Android Pay Expands To Mobile Banking Apps

Android Pay announced new partnerships with a handful of banks from around the globe, including Bank of America, USAA, Bank of New Zealand, Discover and mBank.

According to Google, the mobile payment technology will be integrated into the service of the banks’ own mobile apps, making it the first time Android Pay is being made available within mobile banking apps, TechCrunch reported.

While the integration may vary depending on the specific mobile banking app, the essential focus will be on enabling cards to be added to Android Pay from within the banking app.

As the report pointed out, the partnership expansions will enable Android Pay to reach an additional avenue of distribution. The hope is that customers will notice the payment option within their mobile banking app and possibly show interest in testing out mobile payments from there.

“This latest collaboration with banks expands Android Pay’s capabilities as an open platform and moves us closer toward our goal of empowering mobile payments everywhere. We’re continuing to integrate with additional mobile banking apps, so look for updates from your bank about this new feature,” Pali Bhat, global head of Payments products for Google, said in a blog post.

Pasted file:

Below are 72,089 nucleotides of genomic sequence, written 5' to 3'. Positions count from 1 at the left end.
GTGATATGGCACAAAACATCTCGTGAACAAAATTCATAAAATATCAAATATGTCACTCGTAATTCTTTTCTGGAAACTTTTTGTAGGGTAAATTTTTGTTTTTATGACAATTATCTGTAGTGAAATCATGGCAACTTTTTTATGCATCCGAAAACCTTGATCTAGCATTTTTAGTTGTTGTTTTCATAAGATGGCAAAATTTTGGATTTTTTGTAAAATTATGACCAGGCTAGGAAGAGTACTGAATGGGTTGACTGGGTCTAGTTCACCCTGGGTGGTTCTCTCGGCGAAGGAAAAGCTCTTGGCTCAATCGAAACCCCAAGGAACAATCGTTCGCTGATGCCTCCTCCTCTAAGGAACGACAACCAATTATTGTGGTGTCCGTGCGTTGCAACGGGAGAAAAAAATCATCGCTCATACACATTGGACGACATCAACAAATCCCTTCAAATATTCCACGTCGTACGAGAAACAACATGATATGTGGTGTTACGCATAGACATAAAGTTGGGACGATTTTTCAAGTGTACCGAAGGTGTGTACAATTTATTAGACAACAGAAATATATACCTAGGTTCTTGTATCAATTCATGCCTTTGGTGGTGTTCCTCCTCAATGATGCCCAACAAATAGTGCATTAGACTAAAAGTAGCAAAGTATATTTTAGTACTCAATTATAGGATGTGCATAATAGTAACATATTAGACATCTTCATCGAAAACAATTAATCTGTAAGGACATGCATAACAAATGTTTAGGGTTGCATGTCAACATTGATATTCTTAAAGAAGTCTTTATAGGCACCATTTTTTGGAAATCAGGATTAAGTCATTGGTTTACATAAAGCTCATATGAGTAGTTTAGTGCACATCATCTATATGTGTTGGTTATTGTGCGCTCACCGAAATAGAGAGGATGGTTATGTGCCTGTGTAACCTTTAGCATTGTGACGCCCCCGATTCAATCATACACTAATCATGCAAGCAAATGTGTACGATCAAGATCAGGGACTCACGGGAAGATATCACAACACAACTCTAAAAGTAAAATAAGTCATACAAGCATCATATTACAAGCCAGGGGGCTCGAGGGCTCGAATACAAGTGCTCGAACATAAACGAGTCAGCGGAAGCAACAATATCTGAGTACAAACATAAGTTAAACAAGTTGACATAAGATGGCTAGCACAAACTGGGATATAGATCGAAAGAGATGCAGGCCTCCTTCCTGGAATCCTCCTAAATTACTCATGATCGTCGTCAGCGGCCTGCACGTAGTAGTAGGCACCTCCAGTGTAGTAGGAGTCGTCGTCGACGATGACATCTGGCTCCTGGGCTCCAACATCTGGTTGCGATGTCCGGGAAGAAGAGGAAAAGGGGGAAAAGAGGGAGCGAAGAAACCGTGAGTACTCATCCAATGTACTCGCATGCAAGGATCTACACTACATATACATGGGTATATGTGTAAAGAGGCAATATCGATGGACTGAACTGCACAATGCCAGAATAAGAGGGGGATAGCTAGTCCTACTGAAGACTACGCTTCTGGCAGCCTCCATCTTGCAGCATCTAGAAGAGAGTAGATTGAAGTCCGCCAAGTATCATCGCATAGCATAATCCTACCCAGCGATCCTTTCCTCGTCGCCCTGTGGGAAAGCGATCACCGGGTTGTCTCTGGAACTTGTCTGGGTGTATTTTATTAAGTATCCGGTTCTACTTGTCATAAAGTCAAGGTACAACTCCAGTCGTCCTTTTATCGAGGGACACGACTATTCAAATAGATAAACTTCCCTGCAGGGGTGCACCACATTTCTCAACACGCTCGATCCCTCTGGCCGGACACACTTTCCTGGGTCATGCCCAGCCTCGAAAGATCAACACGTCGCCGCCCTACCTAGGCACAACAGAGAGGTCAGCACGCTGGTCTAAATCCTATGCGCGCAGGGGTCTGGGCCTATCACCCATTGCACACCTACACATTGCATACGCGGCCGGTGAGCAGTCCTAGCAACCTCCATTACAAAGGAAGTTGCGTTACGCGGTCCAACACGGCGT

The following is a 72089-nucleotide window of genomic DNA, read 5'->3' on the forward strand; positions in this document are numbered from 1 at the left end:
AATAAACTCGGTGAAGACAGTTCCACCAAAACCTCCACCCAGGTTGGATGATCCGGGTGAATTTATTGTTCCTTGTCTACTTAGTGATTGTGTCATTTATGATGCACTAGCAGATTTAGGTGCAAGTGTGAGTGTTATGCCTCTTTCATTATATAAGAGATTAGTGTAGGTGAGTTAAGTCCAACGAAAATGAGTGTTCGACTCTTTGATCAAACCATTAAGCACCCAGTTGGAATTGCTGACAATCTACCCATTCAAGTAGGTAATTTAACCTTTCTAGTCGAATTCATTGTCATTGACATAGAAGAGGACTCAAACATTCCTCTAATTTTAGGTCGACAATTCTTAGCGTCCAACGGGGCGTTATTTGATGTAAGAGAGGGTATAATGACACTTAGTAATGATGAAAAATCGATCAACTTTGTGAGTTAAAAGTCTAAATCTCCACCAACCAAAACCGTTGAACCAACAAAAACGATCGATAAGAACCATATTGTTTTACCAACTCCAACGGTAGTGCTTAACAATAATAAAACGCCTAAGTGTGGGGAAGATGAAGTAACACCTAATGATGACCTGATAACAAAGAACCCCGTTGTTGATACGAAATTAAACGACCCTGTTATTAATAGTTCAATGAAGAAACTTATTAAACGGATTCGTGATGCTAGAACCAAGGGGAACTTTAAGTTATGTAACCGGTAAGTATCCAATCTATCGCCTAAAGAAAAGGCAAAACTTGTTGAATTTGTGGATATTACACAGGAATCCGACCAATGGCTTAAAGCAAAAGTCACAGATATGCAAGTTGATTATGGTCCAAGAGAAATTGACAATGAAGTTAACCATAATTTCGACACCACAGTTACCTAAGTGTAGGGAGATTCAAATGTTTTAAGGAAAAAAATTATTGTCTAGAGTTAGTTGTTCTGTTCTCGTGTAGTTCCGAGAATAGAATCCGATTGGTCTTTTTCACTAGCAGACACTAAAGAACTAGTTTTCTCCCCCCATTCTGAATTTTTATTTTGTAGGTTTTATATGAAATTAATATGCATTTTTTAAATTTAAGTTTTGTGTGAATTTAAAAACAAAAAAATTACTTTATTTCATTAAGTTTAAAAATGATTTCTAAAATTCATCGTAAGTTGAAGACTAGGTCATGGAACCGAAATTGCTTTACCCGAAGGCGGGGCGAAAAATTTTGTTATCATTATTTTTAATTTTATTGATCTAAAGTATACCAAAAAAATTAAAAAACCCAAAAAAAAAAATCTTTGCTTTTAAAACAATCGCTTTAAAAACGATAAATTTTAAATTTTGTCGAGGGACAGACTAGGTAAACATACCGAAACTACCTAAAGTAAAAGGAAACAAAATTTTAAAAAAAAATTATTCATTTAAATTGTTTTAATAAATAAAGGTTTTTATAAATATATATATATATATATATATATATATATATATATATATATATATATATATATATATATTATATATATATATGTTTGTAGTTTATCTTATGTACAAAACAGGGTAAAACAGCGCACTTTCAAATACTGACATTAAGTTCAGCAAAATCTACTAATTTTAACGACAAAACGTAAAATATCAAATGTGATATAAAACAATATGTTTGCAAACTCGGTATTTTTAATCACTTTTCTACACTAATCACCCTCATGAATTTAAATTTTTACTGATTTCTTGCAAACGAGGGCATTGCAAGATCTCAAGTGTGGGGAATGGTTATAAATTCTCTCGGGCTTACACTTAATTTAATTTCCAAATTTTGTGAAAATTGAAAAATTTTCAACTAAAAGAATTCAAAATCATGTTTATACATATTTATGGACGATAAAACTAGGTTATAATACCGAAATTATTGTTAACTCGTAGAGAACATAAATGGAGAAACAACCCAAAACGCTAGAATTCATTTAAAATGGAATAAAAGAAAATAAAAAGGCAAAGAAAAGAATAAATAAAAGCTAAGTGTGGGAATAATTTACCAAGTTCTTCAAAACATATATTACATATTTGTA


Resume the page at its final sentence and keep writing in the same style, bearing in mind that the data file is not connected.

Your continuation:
Mobile payment providers are looking to boost what can only be described as underwhelming mobile pay adoption.

According to data from PYMNTS and InfoScout, as of June 2016, more than a third of survey respondents said they rarely consider using Apple Pay. Only about a fifth said they use it every chance they get — fewer respondents than October 2015, when 35 percent of them said the same.

Meanwhile, fewer than 10 percent of survey respondents in an even more recent poll by PYMNTS and InfoScout said they’ve tried Android Pay.

But businesses are beginning to consider using the technology for their own payment needs, which may help the slow rise in mobile pay usage.

According to U.S. Bank’s President of Corporate Payment Systems Jeff Jones, corporates want to give mobile payments a try.

“When you look at Apple Pay made available to consumers and the convenience and security it provides consumers, I think increasingly we’ve seen an interest from corporate clients in terms of having similar types of ability to use Apple Pay,” he recently told PYMNTS.

The bank announced earlier this week that some of its commercial cards are now compatible with Apple Pay, Android Pay and Samsung Pay. This isn’t the first time U.S. Bank has lent support for mobile B2B payments. Last year, the bank revealed that all of its small business card products were now compatible with Apple Pay.